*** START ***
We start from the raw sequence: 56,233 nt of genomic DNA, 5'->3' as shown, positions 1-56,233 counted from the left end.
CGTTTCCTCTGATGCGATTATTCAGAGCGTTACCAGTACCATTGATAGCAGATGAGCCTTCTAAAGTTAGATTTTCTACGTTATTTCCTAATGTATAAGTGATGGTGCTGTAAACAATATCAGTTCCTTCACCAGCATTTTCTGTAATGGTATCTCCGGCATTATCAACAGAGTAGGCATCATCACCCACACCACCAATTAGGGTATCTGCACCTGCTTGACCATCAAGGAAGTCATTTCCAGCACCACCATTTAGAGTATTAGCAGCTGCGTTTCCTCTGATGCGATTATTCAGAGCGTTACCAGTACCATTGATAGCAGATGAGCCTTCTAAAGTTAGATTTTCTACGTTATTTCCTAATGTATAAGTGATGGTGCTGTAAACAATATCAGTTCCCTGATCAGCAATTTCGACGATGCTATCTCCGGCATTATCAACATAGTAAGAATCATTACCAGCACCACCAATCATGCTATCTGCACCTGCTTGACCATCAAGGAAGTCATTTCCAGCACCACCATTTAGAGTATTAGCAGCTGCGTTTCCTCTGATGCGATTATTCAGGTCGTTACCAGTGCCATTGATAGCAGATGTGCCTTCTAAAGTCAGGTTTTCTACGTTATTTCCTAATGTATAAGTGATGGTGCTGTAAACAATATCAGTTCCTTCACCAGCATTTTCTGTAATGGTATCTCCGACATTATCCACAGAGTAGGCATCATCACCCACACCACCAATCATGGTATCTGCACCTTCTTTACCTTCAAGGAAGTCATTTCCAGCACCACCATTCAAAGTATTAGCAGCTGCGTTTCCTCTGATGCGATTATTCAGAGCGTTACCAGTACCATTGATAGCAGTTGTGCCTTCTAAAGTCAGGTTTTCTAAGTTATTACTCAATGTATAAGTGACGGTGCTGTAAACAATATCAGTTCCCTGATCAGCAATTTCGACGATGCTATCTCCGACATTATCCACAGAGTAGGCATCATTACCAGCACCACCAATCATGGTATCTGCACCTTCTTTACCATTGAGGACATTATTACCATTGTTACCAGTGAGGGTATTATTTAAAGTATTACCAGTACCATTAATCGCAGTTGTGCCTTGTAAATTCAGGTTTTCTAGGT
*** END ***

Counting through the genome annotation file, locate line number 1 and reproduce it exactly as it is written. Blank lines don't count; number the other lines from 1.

We start from the raw sequence: 56,233 nt of genomic DNA, 5'->3' as shown, positions 1-56,233 counted from the left end.